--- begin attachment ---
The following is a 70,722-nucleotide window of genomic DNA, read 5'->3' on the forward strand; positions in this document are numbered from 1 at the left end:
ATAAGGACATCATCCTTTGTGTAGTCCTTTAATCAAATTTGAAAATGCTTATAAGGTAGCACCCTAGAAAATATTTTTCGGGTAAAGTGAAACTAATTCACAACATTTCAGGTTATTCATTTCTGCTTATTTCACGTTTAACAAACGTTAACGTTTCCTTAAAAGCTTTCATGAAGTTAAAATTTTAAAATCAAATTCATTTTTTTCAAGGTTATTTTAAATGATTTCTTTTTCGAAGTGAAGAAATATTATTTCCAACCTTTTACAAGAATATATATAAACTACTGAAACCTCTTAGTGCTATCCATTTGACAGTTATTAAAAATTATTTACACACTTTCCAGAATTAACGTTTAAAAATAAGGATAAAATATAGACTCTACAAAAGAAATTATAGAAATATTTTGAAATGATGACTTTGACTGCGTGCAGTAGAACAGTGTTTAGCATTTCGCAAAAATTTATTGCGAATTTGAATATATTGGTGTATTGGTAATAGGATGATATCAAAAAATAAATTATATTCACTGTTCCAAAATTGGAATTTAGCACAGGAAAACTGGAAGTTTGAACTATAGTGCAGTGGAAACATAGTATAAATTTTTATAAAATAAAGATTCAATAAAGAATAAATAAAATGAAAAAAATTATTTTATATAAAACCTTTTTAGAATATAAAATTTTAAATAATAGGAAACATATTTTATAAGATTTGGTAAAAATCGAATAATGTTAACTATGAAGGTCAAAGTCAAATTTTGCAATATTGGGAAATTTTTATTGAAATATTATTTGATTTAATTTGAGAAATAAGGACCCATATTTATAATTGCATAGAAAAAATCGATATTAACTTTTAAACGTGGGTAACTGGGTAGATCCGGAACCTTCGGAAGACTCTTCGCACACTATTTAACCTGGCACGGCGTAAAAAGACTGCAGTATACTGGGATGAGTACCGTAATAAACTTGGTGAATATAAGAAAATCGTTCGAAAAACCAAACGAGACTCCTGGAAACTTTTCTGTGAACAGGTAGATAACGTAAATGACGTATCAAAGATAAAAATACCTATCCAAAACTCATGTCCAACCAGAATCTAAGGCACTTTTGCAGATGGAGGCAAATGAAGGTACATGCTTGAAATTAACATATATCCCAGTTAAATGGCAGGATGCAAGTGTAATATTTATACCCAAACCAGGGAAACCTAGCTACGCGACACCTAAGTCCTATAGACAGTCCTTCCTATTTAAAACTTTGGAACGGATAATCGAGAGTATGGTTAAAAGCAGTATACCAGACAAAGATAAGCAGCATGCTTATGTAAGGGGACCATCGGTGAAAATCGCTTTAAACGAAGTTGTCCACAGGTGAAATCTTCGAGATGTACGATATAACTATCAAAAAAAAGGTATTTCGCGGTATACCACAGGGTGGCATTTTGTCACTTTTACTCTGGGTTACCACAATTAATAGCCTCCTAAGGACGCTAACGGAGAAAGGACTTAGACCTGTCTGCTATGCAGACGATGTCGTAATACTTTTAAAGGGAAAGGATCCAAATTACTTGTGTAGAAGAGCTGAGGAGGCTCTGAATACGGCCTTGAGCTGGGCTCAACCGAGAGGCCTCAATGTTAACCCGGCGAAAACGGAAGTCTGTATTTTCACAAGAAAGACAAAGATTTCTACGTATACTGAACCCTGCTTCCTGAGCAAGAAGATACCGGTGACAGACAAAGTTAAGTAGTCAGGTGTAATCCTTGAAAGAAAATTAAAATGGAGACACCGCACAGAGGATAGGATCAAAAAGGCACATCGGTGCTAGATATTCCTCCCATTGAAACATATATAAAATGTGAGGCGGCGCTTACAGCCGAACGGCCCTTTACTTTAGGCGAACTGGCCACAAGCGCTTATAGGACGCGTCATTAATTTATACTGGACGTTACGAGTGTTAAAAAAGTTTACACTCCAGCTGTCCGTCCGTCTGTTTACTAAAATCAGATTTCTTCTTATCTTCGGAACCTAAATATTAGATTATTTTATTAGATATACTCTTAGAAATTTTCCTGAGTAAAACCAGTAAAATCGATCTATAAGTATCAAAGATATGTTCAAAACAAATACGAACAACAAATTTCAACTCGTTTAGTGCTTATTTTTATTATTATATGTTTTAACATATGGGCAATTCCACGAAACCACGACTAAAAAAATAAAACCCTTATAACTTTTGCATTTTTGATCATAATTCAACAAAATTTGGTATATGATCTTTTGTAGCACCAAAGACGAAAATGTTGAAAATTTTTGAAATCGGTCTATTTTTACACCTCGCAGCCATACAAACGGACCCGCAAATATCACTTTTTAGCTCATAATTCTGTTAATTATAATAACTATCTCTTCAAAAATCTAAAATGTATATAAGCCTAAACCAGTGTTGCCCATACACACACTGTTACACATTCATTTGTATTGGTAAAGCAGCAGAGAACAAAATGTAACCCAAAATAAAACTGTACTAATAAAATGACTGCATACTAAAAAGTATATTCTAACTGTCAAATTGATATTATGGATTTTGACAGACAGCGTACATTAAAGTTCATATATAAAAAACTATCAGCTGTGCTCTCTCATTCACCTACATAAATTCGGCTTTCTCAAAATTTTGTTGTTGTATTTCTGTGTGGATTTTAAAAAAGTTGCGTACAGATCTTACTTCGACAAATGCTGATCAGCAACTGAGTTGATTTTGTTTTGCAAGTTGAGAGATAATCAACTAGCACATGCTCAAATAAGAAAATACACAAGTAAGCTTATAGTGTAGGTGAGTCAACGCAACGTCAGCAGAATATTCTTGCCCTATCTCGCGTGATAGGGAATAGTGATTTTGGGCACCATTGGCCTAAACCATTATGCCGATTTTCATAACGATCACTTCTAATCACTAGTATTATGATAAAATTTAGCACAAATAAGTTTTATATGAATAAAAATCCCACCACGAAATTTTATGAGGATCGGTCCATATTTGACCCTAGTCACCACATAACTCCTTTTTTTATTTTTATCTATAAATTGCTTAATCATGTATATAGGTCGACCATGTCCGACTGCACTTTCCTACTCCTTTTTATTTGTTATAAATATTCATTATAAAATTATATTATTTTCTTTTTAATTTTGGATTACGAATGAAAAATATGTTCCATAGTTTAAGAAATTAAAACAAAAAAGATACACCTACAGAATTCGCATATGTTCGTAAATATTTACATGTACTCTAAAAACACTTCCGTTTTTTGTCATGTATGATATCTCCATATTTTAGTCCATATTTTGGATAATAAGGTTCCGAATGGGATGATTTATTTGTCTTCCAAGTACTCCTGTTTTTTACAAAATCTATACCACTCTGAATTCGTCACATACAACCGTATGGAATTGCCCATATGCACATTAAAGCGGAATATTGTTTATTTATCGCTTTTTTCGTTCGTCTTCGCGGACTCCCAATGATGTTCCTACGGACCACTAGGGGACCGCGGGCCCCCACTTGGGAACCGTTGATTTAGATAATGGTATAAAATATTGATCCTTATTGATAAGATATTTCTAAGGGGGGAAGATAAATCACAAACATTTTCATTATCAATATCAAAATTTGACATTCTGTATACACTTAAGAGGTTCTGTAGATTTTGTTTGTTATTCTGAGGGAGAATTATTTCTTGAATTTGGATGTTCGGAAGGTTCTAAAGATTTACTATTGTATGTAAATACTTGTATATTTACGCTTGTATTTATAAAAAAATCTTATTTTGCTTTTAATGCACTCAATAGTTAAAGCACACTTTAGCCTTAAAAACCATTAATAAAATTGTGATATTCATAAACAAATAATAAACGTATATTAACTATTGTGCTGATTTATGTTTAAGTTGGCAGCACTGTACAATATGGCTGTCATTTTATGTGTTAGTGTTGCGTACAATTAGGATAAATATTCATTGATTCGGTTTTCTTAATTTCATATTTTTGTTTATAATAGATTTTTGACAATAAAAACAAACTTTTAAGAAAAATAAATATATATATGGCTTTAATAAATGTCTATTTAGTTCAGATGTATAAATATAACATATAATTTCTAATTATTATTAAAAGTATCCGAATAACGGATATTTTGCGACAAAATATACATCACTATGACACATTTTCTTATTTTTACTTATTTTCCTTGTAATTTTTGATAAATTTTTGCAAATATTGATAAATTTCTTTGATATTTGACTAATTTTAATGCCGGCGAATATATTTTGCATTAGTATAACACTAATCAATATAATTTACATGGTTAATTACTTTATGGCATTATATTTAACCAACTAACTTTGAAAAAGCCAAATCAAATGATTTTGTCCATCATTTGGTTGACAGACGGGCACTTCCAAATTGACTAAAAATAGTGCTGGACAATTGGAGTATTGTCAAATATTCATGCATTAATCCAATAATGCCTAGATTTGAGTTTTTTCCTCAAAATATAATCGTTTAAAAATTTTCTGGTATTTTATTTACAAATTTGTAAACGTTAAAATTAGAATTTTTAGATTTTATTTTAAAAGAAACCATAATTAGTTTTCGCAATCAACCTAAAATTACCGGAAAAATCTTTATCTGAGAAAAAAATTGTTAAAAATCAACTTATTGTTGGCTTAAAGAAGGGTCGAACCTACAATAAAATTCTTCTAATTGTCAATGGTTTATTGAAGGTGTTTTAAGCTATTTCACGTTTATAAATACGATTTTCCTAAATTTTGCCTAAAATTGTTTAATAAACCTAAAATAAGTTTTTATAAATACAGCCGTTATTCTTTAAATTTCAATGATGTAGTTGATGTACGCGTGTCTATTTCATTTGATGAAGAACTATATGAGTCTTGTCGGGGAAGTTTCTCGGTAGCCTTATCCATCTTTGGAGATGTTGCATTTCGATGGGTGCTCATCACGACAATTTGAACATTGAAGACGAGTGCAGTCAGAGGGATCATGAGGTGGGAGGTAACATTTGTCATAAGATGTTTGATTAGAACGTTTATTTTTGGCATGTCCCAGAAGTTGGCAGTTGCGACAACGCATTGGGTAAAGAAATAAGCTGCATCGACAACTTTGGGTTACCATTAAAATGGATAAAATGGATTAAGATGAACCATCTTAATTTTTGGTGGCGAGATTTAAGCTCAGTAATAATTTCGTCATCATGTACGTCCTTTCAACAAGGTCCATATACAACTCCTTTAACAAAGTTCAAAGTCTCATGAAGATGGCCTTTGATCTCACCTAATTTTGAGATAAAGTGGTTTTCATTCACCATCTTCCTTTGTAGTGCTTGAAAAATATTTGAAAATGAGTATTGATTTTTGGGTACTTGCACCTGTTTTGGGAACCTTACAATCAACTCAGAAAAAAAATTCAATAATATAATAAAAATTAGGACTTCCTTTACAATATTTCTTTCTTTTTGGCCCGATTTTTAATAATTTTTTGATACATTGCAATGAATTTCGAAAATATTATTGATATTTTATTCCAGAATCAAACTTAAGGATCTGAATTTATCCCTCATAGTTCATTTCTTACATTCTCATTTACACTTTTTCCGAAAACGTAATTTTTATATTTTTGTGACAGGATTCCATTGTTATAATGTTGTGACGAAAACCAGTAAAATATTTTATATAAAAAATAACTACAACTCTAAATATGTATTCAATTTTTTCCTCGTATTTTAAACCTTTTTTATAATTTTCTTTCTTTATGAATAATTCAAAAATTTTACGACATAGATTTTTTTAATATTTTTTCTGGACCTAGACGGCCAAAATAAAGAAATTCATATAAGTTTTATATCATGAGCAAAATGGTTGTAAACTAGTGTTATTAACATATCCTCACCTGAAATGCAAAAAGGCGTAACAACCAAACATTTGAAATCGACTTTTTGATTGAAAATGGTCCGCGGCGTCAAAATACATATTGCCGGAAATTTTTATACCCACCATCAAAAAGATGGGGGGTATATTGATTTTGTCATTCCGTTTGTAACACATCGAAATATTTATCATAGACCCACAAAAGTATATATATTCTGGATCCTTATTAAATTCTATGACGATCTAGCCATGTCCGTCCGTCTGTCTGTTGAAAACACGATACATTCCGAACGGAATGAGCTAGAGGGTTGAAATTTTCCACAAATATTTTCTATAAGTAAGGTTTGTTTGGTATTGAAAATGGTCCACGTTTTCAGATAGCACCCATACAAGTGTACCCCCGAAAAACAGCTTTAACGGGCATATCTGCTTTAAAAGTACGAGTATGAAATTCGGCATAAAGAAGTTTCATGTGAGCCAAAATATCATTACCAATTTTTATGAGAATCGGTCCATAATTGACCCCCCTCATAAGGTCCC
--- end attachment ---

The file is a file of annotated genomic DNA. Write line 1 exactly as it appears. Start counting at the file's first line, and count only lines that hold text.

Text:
The following is a 70,722-nucleotide window of genomic DNA, read 5'->3' on the forward strand; positions in this document are numbered from 1 at the left end: